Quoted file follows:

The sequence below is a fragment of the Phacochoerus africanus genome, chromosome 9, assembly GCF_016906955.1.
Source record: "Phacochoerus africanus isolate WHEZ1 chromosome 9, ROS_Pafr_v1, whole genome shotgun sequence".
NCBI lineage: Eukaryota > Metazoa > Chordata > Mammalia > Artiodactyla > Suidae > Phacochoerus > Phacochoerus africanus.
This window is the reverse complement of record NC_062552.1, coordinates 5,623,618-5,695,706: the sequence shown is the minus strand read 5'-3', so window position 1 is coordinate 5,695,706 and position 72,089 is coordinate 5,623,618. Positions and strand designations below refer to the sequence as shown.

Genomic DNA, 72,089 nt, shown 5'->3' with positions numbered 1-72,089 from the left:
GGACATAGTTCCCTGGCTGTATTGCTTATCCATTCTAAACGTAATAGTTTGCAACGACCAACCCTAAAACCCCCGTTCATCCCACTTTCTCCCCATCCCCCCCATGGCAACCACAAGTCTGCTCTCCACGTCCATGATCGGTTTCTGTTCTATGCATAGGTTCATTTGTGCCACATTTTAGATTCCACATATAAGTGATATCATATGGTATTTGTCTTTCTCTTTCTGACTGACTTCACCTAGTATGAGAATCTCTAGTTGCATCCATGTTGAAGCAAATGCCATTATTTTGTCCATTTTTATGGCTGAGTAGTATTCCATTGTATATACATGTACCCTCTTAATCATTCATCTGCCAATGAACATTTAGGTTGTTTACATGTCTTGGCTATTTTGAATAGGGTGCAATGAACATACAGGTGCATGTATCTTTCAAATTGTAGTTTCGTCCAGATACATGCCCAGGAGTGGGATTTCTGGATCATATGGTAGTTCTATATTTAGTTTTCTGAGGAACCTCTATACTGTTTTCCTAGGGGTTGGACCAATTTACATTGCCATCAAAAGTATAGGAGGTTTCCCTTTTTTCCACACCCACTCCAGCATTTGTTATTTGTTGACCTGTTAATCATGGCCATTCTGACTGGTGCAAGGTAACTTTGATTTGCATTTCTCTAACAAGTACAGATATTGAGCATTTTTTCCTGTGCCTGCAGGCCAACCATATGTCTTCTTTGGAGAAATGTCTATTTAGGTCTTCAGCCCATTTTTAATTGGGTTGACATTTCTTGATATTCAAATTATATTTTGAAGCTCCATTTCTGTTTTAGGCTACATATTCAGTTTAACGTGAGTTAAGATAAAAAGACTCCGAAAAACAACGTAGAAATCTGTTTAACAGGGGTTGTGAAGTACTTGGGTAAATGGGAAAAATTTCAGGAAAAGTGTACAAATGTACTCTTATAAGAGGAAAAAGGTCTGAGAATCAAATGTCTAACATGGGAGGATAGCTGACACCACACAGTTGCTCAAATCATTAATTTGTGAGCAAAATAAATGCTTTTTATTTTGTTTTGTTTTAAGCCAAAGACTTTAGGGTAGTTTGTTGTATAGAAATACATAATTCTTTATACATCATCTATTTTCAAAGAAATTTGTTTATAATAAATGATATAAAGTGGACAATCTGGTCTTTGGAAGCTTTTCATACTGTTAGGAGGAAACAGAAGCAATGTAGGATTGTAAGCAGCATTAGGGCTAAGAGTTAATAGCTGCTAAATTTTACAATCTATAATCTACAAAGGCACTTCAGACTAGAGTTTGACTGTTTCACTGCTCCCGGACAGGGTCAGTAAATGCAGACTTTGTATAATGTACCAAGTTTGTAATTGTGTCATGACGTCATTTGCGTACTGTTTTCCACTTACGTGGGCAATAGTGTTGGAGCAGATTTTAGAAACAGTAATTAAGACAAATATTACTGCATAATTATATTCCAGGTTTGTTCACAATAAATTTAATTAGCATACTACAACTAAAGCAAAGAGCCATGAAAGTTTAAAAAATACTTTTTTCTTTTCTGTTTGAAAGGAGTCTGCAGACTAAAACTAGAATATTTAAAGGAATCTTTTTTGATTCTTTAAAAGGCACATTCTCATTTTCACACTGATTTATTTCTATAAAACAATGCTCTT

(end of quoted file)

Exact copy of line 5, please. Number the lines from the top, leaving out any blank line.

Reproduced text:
Genomic DNA, 72,089 nt, shown 5'->3' with positions numbered 1-72,089 from the left: